2. Less time to play – ‘golf takes too long to play’ has been the message from golfers and non-golfers at all levels for a few years. The 9-hole Par 3 course addresses that issue head-on. A Par 3 course can be played, in most cases, in less than an hour so it is not time consuming at all and can be played before or after work, at the weekend or holiday time as it does not take a large chunk of time out of the day. Clubs with Par 3 courses are able to promote this opportunity and attract an audience who may well use the other facilities on offer at your club before or after they play.
  3. Attracts juniors, ladies, seniors, families and friends - Par 3 courses can be enjoyed by many individual groups of golfers - juniors play with their parents or grandparents, a husband with wife and/or children, seniors who just want a ‘few holes’, groups of friends for some fun, and so on. For many, playing golf is a social occasion offering some mild exercise as well – a Par 3 golf course is perfect for those who are not necessarily looking for competitive play or club membership.
  4. A great ‘stepping stone’ for new golfers - the game needs new players as participation levels are still on the decline. Par 3 courses are a great first step for those new to golf and are a part of the progression from golf tuition as a beginner, to practicing in-between sessions, and then trying out your game on a Par 3 course. A similar concept to the shallow-end of a swimming pool when you have just learned to swim, the Par 3 course eases a player into the main course.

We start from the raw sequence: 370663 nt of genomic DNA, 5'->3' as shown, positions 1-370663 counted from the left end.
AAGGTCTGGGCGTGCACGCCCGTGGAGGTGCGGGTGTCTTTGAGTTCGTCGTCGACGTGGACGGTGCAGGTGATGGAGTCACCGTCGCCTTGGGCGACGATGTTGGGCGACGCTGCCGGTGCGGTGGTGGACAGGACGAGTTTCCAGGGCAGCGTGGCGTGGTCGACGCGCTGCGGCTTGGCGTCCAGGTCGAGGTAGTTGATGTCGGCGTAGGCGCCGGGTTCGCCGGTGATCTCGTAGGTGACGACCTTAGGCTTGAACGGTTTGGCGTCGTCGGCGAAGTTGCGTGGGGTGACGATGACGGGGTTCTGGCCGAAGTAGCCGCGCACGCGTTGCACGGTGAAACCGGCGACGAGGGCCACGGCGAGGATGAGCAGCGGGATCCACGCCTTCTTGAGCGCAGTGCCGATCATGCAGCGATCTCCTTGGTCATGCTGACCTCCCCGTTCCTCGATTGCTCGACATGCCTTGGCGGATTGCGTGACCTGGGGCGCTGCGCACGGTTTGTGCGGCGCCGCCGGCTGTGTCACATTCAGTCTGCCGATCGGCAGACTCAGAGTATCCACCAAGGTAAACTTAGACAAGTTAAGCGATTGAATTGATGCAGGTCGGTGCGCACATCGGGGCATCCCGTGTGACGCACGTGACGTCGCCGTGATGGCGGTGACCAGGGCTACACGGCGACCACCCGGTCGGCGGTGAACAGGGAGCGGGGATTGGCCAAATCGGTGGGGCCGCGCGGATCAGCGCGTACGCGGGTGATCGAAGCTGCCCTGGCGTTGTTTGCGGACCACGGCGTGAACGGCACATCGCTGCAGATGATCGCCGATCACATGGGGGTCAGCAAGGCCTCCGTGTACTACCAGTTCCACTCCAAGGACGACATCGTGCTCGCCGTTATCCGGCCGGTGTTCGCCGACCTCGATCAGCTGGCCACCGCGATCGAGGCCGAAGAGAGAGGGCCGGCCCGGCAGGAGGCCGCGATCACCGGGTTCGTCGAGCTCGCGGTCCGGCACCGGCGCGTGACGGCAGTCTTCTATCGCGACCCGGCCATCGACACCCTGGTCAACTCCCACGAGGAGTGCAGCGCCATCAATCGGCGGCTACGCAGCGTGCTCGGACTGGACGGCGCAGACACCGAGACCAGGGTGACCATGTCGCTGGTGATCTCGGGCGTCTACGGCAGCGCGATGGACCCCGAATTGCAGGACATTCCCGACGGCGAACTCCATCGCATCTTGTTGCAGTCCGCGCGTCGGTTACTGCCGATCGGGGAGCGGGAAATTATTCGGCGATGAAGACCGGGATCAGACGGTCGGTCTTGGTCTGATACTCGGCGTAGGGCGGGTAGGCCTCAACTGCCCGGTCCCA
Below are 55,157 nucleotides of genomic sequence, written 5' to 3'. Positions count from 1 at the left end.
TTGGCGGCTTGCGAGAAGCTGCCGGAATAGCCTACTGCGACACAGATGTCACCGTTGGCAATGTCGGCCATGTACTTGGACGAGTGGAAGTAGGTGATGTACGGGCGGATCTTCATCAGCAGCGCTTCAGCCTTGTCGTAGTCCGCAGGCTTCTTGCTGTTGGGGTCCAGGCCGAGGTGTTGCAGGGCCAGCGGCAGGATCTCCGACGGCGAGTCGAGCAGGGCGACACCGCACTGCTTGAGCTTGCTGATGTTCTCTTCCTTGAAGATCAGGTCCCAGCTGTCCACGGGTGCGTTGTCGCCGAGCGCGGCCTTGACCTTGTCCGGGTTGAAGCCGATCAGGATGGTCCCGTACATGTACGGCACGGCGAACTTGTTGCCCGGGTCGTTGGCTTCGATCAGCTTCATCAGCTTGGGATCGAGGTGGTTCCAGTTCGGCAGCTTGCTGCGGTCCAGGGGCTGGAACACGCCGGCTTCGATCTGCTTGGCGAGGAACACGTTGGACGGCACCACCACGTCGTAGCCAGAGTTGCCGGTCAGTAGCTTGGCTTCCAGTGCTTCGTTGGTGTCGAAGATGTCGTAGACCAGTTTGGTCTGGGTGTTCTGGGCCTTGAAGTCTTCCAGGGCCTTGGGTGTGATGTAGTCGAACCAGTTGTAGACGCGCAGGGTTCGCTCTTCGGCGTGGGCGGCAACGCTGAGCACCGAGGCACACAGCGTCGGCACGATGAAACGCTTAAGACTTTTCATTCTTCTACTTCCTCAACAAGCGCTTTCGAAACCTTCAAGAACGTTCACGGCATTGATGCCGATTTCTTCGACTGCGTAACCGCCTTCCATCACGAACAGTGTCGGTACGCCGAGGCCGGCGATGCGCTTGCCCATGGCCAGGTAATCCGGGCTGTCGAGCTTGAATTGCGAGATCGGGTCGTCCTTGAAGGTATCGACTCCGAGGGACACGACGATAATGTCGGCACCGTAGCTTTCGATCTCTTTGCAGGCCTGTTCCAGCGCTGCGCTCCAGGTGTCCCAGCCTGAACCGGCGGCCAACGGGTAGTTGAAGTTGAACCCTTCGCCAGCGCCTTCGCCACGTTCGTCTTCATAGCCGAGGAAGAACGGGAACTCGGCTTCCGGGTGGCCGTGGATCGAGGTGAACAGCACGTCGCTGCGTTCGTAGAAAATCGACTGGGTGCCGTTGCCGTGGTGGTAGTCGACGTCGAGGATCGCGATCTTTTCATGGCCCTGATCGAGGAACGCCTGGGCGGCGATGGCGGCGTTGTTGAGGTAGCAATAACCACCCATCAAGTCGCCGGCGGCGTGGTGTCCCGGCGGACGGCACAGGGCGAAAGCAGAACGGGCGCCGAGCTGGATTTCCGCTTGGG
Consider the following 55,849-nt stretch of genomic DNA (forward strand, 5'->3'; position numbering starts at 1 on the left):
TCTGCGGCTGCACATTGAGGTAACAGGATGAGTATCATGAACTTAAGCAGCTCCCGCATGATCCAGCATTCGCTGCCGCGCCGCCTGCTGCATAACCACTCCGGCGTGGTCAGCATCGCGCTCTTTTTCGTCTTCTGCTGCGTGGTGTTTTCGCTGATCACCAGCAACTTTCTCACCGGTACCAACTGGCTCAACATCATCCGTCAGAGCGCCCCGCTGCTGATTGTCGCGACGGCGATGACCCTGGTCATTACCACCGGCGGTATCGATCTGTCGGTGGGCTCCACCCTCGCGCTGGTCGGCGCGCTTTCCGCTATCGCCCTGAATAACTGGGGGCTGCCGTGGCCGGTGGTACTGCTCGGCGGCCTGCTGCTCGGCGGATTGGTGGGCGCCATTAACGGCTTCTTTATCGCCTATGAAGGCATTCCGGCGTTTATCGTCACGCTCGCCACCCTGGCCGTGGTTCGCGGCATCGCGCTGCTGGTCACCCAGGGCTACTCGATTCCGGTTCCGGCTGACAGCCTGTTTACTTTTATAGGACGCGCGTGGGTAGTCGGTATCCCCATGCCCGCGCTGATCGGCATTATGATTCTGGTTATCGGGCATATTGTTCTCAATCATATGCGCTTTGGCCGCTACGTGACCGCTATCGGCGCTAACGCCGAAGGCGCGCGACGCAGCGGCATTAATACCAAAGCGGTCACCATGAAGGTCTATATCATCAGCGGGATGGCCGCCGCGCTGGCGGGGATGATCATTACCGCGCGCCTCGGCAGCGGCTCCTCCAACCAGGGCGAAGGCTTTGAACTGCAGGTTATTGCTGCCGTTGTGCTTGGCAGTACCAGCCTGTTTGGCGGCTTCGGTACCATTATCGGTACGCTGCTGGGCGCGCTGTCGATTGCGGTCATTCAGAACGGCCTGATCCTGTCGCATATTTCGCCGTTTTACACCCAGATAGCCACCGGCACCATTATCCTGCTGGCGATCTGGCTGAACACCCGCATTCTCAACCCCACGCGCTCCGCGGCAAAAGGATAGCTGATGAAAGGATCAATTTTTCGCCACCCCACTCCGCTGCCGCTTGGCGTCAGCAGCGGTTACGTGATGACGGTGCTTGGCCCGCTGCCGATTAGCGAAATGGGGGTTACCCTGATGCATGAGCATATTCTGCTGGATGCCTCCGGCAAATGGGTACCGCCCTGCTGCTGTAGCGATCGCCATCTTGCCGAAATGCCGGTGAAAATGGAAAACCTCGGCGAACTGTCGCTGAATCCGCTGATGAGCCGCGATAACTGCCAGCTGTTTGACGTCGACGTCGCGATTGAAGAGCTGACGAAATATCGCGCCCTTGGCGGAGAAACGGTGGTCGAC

5. Par 3 courses are a sound financial proposition - in most cases, a 9-hole par 3 golf course will require a relatively small piece of land to build but the percentage return can be far greater than the main course generates. Although they require upkeep, the time and manpower needed is much less than on your main course making Par 3 courses very cost effective when you consider return over investment and daily running costs.
  6. They are great fun and break down the ‘golf is an exclusive game’ attitude - Par 3 courses offer the opportunity for golf clubs to tap into more markets than just those people wanting membership and are already experienced golfers. For many, Par 3 golf is their first introduction to the sport, and if you provide them with a positive experience, the long-term benefits for golf clubs are numerous.

What next?

If you have spare land or you could create an area for a few Par 3 holes, then get in touch with an EIGCA golf course architect to discuss how you can take advantages of the many benefits from building a Par 3 golf course at your club.

I have no doubt that a Par 3 course will reap rewards and be a sound investment for your club.

Click here to read more about Alan.